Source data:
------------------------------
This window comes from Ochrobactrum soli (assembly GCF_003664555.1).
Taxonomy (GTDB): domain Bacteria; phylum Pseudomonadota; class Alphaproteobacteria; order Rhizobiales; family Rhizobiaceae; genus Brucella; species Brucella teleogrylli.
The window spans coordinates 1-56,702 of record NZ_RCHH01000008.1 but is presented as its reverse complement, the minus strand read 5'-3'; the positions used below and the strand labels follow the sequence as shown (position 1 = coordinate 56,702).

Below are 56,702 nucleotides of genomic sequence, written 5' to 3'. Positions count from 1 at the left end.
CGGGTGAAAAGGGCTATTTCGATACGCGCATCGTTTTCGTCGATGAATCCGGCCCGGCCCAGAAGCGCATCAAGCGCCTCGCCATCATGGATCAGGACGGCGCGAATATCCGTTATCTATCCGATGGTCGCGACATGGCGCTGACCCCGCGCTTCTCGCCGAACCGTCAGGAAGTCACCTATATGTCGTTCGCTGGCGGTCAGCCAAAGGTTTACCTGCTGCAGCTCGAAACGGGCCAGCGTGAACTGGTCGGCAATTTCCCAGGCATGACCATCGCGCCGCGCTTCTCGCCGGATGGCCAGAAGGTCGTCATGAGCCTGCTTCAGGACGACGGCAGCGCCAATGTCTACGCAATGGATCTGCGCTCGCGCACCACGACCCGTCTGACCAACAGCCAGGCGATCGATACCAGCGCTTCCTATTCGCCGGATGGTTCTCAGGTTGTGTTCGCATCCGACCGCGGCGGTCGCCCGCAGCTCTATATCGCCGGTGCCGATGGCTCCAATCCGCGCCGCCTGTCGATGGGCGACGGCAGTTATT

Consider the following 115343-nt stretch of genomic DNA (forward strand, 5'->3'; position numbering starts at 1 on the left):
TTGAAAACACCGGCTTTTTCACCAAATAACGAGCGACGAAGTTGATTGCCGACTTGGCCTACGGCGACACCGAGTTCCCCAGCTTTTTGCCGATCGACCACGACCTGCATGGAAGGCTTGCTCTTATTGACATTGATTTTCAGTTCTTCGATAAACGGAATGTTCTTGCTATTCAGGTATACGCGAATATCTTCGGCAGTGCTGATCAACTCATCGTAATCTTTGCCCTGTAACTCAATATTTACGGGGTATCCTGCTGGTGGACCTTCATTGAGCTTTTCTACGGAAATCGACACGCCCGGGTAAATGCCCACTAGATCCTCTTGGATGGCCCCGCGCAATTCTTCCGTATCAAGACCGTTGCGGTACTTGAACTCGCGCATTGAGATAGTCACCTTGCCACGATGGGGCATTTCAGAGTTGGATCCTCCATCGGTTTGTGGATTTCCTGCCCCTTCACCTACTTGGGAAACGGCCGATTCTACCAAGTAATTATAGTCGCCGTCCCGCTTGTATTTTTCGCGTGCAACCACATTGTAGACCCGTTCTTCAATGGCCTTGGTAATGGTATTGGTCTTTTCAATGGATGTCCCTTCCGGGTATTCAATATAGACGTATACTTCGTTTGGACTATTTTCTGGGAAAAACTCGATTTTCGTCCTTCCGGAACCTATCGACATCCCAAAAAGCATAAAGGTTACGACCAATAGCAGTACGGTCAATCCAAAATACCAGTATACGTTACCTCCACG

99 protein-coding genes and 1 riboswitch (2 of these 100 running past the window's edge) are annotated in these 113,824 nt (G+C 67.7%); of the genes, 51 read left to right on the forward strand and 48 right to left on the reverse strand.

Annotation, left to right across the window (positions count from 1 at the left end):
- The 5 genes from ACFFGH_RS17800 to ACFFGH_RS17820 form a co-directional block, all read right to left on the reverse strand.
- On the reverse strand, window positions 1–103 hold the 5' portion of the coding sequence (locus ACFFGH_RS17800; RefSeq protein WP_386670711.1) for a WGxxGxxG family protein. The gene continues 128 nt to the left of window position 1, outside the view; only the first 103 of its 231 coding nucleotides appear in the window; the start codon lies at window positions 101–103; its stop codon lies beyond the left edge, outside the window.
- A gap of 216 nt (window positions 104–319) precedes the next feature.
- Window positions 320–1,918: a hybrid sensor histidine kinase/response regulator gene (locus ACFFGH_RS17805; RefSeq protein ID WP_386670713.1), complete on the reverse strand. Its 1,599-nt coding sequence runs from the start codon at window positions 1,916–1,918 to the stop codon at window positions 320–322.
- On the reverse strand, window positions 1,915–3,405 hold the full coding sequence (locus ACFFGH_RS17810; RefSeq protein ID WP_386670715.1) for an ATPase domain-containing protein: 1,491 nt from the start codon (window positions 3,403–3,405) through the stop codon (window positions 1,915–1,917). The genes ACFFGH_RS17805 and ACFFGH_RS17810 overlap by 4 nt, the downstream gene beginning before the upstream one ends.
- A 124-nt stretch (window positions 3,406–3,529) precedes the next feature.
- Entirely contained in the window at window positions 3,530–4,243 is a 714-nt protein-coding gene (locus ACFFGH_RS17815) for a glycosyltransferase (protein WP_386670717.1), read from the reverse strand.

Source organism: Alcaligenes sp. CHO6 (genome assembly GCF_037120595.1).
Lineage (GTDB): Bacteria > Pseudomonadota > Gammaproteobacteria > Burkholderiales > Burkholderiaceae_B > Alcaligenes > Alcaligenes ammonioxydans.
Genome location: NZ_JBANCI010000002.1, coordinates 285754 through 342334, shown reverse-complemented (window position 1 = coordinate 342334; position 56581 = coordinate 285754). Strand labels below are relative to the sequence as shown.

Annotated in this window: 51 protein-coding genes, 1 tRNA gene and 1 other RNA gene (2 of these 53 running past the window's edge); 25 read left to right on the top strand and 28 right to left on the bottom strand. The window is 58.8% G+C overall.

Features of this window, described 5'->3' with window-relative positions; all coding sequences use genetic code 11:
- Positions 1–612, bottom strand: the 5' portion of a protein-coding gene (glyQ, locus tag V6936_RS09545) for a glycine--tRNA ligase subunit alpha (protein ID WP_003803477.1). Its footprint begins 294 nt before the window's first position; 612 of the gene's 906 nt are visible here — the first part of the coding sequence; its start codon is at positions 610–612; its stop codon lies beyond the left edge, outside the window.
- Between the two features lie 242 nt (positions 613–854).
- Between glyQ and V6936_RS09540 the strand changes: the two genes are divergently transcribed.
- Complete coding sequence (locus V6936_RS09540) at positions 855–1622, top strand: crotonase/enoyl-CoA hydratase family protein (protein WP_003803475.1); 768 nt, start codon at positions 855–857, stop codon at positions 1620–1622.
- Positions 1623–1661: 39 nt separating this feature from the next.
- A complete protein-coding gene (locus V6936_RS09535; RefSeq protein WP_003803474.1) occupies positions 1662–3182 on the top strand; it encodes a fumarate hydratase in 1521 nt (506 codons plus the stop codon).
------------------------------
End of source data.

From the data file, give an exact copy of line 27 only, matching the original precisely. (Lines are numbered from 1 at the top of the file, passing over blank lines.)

- A complete protein-coding gene (locus V6936_RS09535; RefSeq protein WP_003803474.1) occupies positions 1662–3182 on the top strand; it encodes a fumarate hydratase in 1521 nt (506 codons plus the stop codon).